FSC professors are always ready to improve your understanding of anatomy, kinesiology, health and fitness, biomechanics and exercise physiology.
Jul 11, 2018
Training elite athletes, facilitating strength and conditioning programs for high school sports teams, working in cardiac and pulmonary rehabilitation within hospitals, or pursuing graduate degrees in physical therapy, occupational therapy, dietetics, chiropractic medicine, physician assistant and sports psychology – these are just a few examples of what Florida Southern College graduates in exercise science are doing.
I am often asked what exactly our students do with their degree which is a valuable question when considering academic programs to pursue. Therefore, I would like to explain in this current blogpost why I parallel our exercise science major to your backyard trampoline – completing an exercise science degree at Florida Southern College can catapult you to a variety of different allied health careers.
Exercise science is the study of the body’s response to exercise and requires an understanding of anatomy, kinesiology, health and fitness, biomechanics and exercise physiology. Persons with an exercise science degree establish exercise, fitness, and rehabilitative prescriptions within hospitals, fitness facilities, universities, clinical rehabilitation facilities, and multi-aged athletic programs. Example direct entry careers may include:
Our students are also prepared for graduate programs in physical therapy, occupational therapy, cardiac rehabilitation, exercise physiology, biomechanics, physician assistant, chiropractic medicine, prosthetics, public health, and other allied health professions. As you can see, our major has a multiplicity of application in today’s healthcare landscape.
Exercise Science and related healthcare occupations are expected to make up 7 of the 20 fastest growing occupations. Employment opportunities in fitness, healthcare and health-related industries are projected to increase 25-30% over the next decade, with more than 3 out of every 10 new jobs created in healthcare. Employment growth will be driven by increasing demand for healthcare by an aging population and longer life expectancies.
We take pride as a program in preparing our students for this demand, using two central concepts to serve as our program compass, our vision and mission statement. Our vision as a program is to become a national leader in exercise science undergraduate program education, outcomes and research so as to positively impact the health of the state, nation and world. And, secondly, our mission is to inspire and prepare students to become lifelong learners and to improve quality of life through physical activity advocacy.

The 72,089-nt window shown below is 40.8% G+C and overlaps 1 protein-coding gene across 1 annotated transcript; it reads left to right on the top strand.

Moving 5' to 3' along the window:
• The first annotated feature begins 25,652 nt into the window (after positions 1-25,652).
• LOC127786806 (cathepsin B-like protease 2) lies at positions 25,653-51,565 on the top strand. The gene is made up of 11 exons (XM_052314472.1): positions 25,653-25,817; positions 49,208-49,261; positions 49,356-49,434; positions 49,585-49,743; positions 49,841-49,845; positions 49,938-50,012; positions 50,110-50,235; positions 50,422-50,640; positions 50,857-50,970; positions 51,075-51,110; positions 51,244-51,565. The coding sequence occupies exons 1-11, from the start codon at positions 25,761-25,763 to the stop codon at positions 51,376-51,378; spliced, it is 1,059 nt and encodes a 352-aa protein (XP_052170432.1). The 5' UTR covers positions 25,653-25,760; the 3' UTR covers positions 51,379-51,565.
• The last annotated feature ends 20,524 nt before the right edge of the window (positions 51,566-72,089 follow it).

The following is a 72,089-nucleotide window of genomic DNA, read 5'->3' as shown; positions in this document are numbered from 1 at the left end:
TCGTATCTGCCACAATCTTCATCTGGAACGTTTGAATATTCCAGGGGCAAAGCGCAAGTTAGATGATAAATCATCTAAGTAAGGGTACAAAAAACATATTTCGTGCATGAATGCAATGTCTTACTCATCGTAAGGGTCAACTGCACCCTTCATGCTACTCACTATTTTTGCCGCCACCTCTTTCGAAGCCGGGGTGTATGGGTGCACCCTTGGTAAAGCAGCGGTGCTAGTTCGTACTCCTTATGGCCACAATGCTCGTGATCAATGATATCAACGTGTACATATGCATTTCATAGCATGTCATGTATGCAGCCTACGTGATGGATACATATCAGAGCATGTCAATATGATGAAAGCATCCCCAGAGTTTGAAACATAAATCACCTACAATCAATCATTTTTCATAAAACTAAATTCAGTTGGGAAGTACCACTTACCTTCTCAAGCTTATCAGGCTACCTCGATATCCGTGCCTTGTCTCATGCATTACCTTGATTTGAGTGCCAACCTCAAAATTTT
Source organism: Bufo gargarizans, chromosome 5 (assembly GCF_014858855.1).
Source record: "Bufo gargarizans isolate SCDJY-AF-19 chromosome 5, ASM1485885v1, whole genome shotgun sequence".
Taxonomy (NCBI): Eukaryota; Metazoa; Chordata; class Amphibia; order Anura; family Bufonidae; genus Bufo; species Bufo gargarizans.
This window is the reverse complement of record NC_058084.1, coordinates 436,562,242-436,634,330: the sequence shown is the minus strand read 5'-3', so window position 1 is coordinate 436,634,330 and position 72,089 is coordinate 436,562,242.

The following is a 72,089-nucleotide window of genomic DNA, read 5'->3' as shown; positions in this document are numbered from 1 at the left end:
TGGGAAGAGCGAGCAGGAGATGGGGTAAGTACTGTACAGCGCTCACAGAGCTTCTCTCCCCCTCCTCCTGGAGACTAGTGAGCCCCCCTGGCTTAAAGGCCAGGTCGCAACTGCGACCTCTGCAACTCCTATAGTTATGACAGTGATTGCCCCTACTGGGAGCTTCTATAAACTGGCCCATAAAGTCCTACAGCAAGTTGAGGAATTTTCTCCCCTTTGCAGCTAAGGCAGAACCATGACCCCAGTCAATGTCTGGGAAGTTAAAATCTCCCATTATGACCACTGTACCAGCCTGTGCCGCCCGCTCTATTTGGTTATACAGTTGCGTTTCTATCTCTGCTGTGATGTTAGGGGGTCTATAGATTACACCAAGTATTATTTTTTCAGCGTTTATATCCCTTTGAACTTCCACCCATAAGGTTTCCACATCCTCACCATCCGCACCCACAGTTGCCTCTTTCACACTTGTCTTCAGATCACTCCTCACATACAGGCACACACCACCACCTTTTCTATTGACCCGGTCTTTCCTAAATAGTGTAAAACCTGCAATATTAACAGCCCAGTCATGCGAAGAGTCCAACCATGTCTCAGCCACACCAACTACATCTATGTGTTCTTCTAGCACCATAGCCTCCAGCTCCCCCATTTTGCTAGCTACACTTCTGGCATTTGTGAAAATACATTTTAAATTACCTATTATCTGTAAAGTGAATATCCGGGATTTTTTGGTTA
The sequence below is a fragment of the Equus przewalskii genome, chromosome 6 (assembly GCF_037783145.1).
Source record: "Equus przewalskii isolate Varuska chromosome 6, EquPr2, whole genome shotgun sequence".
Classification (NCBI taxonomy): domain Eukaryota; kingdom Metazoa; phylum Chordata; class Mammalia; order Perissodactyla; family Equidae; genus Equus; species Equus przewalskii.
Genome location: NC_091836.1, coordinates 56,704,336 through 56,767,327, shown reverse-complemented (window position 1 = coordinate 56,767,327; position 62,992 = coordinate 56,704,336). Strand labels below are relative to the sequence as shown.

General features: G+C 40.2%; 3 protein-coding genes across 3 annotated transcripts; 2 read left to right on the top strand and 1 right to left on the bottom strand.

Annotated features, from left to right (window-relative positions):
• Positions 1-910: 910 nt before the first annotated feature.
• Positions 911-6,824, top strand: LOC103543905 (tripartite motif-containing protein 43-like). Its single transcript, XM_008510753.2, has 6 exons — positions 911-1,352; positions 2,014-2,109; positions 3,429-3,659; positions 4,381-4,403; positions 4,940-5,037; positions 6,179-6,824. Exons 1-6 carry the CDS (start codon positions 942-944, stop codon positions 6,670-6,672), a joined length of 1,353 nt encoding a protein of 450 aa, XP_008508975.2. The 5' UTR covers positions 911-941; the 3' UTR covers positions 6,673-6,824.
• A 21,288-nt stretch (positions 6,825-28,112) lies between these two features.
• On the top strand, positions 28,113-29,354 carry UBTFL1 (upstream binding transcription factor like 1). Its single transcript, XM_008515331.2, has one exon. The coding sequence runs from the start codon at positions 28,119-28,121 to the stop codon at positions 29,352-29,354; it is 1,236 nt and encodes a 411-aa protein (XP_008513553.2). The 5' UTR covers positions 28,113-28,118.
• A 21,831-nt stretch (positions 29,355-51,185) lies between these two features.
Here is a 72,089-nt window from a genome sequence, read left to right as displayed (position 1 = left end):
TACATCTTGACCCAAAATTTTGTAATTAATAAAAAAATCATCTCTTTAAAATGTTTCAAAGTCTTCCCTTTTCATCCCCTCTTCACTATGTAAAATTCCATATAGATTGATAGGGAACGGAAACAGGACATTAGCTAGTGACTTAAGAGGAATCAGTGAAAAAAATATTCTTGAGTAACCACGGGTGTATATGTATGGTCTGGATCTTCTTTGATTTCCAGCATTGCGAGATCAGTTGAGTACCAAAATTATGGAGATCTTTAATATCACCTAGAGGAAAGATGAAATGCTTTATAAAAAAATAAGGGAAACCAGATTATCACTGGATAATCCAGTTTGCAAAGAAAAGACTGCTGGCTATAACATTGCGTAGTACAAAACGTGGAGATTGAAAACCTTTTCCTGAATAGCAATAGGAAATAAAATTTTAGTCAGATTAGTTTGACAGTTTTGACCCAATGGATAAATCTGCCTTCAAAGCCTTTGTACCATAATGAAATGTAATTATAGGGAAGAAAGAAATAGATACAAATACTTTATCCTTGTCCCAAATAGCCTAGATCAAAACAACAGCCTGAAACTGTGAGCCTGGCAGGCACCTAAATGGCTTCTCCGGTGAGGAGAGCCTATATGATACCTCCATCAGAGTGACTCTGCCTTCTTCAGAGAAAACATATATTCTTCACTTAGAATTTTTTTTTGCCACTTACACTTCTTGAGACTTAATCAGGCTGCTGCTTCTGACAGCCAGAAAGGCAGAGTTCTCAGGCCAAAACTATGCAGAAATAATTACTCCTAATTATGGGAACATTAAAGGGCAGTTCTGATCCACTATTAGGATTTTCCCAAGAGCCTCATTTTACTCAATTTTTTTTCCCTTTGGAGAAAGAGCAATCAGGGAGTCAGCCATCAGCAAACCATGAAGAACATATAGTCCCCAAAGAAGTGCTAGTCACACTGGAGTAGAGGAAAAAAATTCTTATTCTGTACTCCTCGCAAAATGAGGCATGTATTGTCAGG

With these two guiding principles as our program compass, our curriculum and experiences within our major are focused on engaged and hands-on learning. Students routinely conduct, interpret, and assess exercise science laboratory experiments and design exercise prescriptions based on testing interpretation. Students develop cognitive and clinical skills related to exercise testing, exercise prescription, and evidence based exercise programming. This allows for practical experiences, critical thinking, and application to real world scenarios they will encounter in their profession.
As I have discussed in other Exercise Science blogs, our students are required to complete EXS 4960, Applied Experiences in Exercise Science. This is an experiential course that is part of the core curriculum where students are immersed in an Exercise Science related professional experience. Our program data gathered from preceptors overseeing our majors at these experiences indicate that our students are not only well prepared in application of exercise science skills and abilities, but also demonstrate high marks for soft skills, such as communication, problem solving, teamwork and initiative.
The National Association of Colleges and Employers (NACE) identifies such skills as highly desirable in college graduates. Furthermore, our majors are well equipped to take national certification exams from the National Strength and Conditioning Association (NSCA) or from the American College of Sports Medicine (ACSM) during their senior year if they choose. Although the national average is 61% pass rate for the National Strength and Conditioning Certified Strength and Conditioning Specialist exam (CSCS), 88% of our students have passed this exam.
Our success within our Applied Experience courses and certification exams provides a valuable metric to assess program outcomes and is a reflection of our program vision and mission statement. Our exercise science program at Florida Southern operates with a clear vision and mission to prepare our students to be at the forefront of leading preventative exercise and health outreaches and positively shaping our healthcare environment.
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